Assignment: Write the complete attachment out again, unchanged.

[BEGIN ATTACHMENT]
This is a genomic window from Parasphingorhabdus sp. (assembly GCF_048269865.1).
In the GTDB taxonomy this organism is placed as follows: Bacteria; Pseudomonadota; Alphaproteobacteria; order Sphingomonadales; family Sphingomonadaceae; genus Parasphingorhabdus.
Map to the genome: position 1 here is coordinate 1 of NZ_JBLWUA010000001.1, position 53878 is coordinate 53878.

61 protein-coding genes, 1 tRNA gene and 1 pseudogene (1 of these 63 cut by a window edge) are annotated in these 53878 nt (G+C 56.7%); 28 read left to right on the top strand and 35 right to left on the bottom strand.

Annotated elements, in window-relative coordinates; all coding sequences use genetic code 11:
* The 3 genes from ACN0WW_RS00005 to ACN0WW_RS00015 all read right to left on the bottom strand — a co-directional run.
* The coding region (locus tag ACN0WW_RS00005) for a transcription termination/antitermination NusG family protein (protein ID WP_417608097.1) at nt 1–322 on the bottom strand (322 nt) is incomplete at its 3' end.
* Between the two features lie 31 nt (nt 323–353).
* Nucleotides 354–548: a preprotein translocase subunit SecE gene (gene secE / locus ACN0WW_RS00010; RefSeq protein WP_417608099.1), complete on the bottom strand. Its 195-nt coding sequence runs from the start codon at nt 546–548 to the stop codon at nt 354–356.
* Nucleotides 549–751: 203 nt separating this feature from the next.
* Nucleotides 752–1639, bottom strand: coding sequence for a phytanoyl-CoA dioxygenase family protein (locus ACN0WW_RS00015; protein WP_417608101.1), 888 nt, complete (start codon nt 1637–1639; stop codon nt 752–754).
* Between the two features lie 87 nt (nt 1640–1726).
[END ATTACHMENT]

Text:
This is a genomic window from Parasphingorhabdus sp. (assembly GCF_048269865.1).
In the GTDB taxonomy this organism is placed as follows: Bacteria; Pseudomonadota; Alphaproteobacteria; order Sphingomonadales; family Sphingomonadaceae; genus Parasphingorhabdus.
Map to the genome: position 1 here is coordinate 1 of NZ_JBLWUA010000001.1, position 53878 is coordinate 53878.

61 protein-coding genes, 1 tRNA gene and 1 pseudogene (1 of these 63 cut by a window edge) are annotated in these 53878 nt (G+C 56.7%); 28 read left to right on the top strand and 35 right to left on the bottom strand.

Annotated elements, in window-relative coordinates; all coding sequences use genetic code 11:
* The 3 genes from ACN0WW_RS00005 to ACN0WW_RS00015 all read right to left on the bottom strand — a co-directional run.
* The coding region (locus tag ACN0WW_RS00005) for a transcription termination/antitermination NusG family protein (protein ID WP_417608097.1) at nt 1–322 on the bottom strand (322 nt) is incomplete at its 3' end.
* Between the two features lie 31 nt (nt 323–353).
* Nucleotides 354–548: a preprotein translocase subunit SecE gene (gene secE / locus ACN0WW_RS00010; RefSeq protein WP_417608099.1), complete on the bottom strand. Its 195-nt coding sequence runs from the start codon at nt 546–548 to the stop codon at nt 354–356.
* Nucleotides 549–751: 203 nt separating this feature from the next.
* Nucleotides 752–1639, bottom strand: coding sequence for a phytanoyl-CoA dioxygenase family protein (locus ACN0WW_RS00015; protein WP_417608101.1), 888 nt, complete (start codon nt 1637–1639; stop codon nt 752–754).
* Between the two features lie 87 nt (nt 1640–1726).